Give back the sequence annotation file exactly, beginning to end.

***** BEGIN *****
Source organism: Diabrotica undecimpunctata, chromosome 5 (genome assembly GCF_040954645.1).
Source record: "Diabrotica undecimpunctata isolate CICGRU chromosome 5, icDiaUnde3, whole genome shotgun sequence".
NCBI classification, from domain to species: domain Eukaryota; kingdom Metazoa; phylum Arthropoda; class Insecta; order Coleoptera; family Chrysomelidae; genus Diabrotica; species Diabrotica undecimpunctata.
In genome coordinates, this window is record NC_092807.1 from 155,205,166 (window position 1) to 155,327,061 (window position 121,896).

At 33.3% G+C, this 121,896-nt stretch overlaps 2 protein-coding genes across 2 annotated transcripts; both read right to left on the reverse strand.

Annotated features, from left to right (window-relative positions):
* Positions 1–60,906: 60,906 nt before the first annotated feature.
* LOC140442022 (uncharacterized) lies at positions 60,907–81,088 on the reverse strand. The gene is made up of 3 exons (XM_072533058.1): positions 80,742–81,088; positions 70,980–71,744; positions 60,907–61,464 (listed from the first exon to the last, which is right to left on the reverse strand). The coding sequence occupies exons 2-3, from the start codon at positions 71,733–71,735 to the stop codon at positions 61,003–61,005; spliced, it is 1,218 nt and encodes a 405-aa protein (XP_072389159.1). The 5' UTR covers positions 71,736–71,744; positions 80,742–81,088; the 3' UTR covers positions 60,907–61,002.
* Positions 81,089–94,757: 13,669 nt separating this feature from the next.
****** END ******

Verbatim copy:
Source organism: Diabrotica undecimpunctata, chromosome 5 (genome assembly GCF_040954645.1).
Source record: "Diabrotica undecimpunctata isolate CICGRU chromosome 5, icDiaUnde3, whole genome shotgun sequence".
NCBI classification, from domain to species: domain Eukaryota; kingdom Metazoa; phylum Arthropoda; class Insecta; order Coleoptera; family Chrysomelidae; genus Diabrotica; species Diabrotica undecimpunctata.
In genome coordinates, this window is record NC_092807.1 from 155,205,166 (window position 1) to 155,327,061 (window position 121,896).

At 33.3% G+C, this 121,896-nt stretch overlaps 2 protein-coding genes across 2 annotated transcripts; both read right to left on the reverse strand.

Annotated features, from left to right (window-relative positions):
* Positions 1–60,906: 60,906 nt before the first annotated feature.
* LOC140442022 (uncharacterized) lies at positions 60,907–81,088 on the reverse strand. The gene is made up of 3 exons (XM_072533058.1): positions 80,742–81,088; positions 70,980–71,744; positions 60,907–61,464 (listed from the first exon to the last, which is right to left on the reverse strand). The coding sequence occupies exons 2-3, from the start codon at positions 71,733–71,735 to the stop codon at positions 61,003–61,005; spliced, it is 1,218 nt and encodes a 405-aa protein (XP_072389159.1). The 5' UTR covers positions 71,736–71,744; positions 80,742–81,088; the 3' UTR covers positions 60,907–61,002.
* Positions 81,089–94,757: 13,669 nt separating this feature from the next.